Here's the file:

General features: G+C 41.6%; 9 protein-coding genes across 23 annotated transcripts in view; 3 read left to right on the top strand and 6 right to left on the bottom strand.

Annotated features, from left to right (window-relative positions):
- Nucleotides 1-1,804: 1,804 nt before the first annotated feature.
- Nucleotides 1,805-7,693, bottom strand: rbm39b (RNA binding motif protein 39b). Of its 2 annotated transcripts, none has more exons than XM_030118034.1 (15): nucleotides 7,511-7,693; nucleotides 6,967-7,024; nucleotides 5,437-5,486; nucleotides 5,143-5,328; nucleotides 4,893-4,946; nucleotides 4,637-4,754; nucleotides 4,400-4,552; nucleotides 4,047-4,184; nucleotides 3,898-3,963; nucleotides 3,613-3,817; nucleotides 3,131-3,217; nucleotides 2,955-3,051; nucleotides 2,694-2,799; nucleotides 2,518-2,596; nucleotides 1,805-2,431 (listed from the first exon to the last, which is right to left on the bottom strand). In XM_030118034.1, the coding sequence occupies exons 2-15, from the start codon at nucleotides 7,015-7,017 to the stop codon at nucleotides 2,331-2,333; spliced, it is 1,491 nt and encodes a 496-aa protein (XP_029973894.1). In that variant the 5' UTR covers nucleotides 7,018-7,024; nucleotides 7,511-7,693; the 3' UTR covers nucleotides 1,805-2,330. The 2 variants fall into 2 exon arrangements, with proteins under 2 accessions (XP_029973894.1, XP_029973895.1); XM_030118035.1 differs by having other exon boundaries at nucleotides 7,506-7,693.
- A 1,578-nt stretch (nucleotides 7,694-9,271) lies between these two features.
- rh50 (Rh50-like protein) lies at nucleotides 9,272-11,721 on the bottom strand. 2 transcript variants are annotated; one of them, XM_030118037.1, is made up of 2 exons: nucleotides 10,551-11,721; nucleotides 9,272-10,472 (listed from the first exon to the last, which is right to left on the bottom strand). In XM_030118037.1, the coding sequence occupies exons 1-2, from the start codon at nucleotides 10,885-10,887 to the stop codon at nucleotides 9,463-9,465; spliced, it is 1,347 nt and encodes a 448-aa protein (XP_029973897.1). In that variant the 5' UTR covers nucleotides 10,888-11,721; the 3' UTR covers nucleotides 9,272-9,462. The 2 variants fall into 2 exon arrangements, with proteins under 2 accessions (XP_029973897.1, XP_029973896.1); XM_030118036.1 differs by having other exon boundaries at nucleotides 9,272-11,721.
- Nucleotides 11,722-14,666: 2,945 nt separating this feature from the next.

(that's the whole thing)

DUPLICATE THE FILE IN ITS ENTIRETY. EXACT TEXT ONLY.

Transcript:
General features: G+C 41.6%; 9 protein-coding genes across 23 annotated transcripts in view; 3 read left to right on the top strand and 6 right to left on the bottom strand.

Annotated features, from left to right (window-relative positions):
- Nucleotides 1-1,804: 1,804 nt before the first annotated feature.
- Nucleotides 1,805-7,693, bottom strand: rbm39b (RNA binding motif protein 39b). Of its 2 annotated transcripts, none has more exons than XM_030118034.1 (15): nucleotides 7,511-7,693; nucleotides 6,967-7,024; nucleotides 5,437-5,486; nucleotides 5,143-5,328; nucleotides 4,893-4,946; nucleotides 4,637-4,754; nucleotides 4,400-4,552; nucleotides 4,047-4,184; nucleotides 3,898-3,963; nucleotides 3,613-3,817; nucleotides 3,131-3,217; nucleotides 2,955-3,051; nucleotides 2,694-2,799; nucleotides 2,518-2,596; nucleotides 1,805-2,431 (listed from the first exon to the last, which is right to left on the bottom strand). In XM_030118034.1, the coding sequence occupies exons 2-15, from the start codon at nucleotides 7,015-7,017 to the stop codon at nucleotides 2,331-2,333; spliced, it is 1,491 nt and encodes a 496-aa protein (XP_029973894.1). In that variant the 5' UTR covers nucleotides 7,018-7,024; nucleotides 7,511-7,693; the 3' UTR covers nucleotides 1,805-2,330. The 2 variants fall into 2 exon arrangements, with proteins under 2 accessions (XP_029973894.1, XP_029973895.1); XM_030118035.1 differs by having other exon boundaries at nucleotides 7,506-7,693.
- A 1,578-nt stretch (nucleotides 7,694-9,271) lies between these two features.
- rh50 (Rh50-like protein) lies at nucleotides 9,272-11,721 on the bottom strand. 2 transcript variants are annotated; one of them, XM_030118037.1, is made up of 2 exons: nucleotides 10,551-11,721; nucleotides 9,272-10,472 (listed from the first exon to the last, which is right to left on the bottom strand). In XM_030118037.1, the coding sequence occupies exons 1-2, from the start codon at nucleotides 10,885-10,887 to the stop codon at nucleotides 9,463-9,465; spliced, it is 1,347 nt and encodes a 448-aa protein (XP_029973897.1). In that variant the 5' UTR covers nucleotides 10,888-11,721; the 3' UTR covers nucleotides 9,272-9,462. The 2 variants fall into 2 exon arrangements, with proteins under 2 accessions (XP_029973897.1, XP_029973896.1); XM_030118036.1 differs by having other exon boundaries at nucleotides 9,272-11,721.
- Nucleotides 11,722-14,666: 2,945 nt separating this feature from the next.